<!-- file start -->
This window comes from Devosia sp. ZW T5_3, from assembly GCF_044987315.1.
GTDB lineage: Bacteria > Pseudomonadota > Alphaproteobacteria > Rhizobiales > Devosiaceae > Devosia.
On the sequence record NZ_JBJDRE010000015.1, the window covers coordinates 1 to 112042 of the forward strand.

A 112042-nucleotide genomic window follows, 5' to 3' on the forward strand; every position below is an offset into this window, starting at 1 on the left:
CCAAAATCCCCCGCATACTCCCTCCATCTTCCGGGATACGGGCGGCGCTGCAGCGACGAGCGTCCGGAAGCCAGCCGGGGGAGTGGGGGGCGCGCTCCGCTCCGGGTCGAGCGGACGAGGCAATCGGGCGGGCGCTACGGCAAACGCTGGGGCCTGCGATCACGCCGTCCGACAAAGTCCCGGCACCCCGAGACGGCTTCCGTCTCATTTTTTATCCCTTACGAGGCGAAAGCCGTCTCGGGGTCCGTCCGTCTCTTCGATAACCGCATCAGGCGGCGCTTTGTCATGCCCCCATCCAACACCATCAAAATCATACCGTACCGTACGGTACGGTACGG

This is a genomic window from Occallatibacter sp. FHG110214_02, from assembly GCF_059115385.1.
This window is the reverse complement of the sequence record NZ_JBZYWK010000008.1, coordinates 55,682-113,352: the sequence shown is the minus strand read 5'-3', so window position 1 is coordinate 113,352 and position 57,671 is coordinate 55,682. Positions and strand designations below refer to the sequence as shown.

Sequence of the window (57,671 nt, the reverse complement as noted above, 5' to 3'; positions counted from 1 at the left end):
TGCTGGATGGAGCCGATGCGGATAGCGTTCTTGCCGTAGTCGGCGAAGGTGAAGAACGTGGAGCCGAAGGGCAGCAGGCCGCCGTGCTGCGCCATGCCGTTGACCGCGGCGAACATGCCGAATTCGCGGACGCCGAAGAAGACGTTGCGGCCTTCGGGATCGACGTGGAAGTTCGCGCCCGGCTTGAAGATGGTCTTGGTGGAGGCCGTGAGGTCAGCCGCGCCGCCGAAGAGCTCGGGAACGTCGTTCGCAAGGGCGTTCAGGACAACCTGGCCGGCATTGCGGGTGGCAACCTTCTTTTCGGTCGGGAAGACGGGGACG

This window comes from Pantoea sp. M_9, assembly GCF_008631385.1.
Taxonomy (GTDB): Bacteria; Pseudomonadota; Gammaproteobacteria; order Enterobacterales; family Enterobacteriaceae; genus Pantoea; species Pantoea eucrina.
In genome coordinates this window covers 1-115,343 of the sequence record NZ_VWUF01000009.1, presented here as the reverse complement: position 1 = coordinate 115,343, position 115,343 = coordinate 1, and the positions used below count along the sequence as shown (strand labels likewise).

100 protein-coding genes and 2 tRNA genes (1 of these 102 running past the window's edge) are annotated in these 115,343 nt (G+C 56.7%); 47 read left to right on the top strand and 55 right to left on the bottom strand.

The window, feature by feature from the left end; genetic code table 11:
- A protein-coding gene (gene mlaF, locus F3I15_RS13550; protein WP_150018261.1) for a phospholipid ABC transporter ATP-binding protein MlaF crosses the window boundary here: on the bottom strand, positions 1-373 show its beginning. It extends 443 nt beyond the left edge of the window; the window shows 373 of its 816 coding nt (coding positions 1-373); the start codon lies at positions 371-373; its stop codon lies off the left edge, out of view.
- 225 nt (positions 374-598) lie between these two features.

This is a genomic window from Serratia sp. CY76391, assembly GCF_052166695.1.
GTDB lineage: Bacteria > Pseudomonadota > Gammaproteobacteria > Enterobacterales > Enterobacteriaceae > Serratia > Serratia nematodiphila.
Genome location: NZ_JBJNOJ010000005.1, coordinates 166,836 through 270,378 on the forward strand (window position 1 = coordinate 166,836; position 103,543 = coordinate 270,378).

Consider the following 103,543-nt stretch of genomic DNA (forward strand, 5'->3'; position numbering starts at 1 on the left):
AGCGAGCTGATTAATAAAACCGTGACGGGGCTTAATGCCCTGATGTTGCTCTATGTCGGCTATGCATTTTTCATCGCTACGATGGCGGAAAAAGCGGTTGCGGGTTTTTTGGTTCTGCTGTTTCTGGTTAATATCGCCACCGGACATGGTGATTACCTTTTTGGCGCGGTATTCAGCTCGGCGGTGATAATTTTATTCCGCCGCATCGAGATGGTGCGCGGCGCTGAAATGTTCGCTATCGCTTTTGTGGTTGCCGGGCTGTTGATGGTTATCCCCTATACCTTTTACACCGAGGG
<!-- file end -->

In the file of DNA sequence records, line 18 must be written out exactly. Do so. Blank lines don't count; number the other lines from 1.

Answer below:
GTDB lineage: Bacteria > Pseudomonadota > Gammaproteobacteria > Enterobacterales > Enterobacteriaceae > Serratia > Serratia nematodiphila.